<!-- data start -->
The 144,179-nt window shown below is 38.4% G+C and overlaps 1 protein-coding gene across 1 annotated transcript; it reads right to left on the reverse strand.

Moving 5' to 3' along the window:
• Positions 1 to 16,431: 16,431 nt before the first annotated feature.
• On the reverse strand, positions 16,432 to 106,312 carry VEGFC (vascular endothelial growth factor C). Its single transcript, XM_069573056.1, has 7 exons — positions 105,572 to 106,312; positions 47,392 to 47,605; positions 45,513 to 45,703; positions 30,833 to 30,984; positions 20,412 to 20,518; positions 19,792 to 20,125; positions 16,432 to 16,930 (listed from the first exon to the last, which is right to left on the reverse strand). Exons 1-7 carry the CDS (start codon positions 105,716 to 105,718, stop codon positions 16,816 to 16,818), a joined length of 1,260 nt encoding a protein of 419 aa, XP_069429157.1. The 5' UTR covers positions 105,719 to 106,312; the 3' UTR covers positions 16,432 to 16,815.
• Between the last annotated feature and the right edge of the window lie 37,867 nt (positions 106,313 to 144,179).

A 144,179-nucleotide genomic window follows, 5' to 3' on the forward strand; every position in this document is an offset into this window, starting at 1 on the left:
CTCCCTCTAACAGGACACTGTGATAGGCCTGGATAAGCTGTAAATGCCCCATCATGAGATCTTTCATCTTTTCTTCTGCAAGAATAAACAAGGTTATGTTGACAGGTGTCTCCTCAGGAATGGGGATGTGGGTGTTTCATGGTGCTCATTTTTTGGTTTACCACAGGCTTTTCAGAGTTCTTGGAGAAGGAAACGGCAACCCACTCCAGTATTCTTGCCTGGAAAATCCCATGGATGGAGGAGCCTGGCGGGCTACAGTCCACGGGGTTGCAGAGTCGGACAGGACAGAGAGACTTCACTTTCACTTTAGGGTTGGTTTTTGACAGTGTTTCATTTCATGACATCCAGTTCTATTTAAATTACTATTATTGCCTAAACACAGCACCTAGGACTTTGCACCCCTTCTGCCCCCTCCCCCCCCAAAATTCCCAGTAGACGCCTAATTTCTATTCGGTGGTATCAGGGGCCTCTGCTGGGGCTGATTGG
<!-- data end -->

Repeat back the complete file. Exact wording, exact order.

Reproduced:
The 144,179-nt window shown below is 38.4% G+C and overlaps 1 protein-coding gene across 1 annotated transcript; it reads right to left on the reverse strand.

Moving 5' to 3' along the window:
• Positions 1 to 16,431: 16,431 nt before the first annotated feature.
• On the reverse strand, positions 16,432 to 106,312 carry VEGFC (vascular endothelial growth factor C). Its single transcript, XM_069573056.1, has 7 exons — positions 105,572 to 106,312; positions 47,392 to 47,605; positions 45,513 to 45,703; positions 30,833 to 30,984; positions 20,412 to 20,518; positions 19,792 to 20,125; positions 16,432 to 16,930 (listed from the first exon to the last, which is right to left on the reverse strand). Exons 1-7 carry the CDS (start codon positions 105,716 to 105,718, stop codon positions 16,816 to 16,818), a joined length of 1,260 nt encoding a protein of 419 aa, XP_069429157.1. The 5' UTR covers positions 105,719 to 106,312; the 3' UTR covers positions 16,432 to 16,815.
• Between the last annotated feature and the right edge of the window lie 37,867 nt (positions 106,313 to 144,179).

A 144,179-nucleotide genomic window follows, 5' to 3' on the forward strand; every position in this document is an offset into this window, starting at 1 on the left:
CTCCCTCTAACAGGACACTGTGATAGGCCTGGATAAGCTGTAAATGCCCCATCATGAGATCTTTCATCTTTTCTTCTGCAAGAATAAACAAGGTTATGTTGACAGGTGTCTCCTCAGGAATGGGGATGTGGGTGTTTCATGGTGCTCATTTTTTGGTTTACCACAGGCTTTTCAGAGTTCTTGGAGAAGGAAACGGCAACCCACTCCAGTATTCTTGCCTGGAAAATCCCATGGATGGAGGAGCCTGGCGGGCTACAGTCCACGGGGTTGCAGAGTCGGACAGGACAGAGAGACTTCACTTTCACTTTAGGGTTGGTTTTTGACAGTGTTTCATTTCATGACATCCAGTTCTATTTAAATTACTATTATTGCCTAAACACAGCACCTAGGACTTTGCACCCCTTCTGCCCCCTCCCCCCCCAAAATTCCCAGTAGACGCCTAATTTCTATTCGGTGGTATCAGGGGCCTCTGCTGGGGCTGATTGG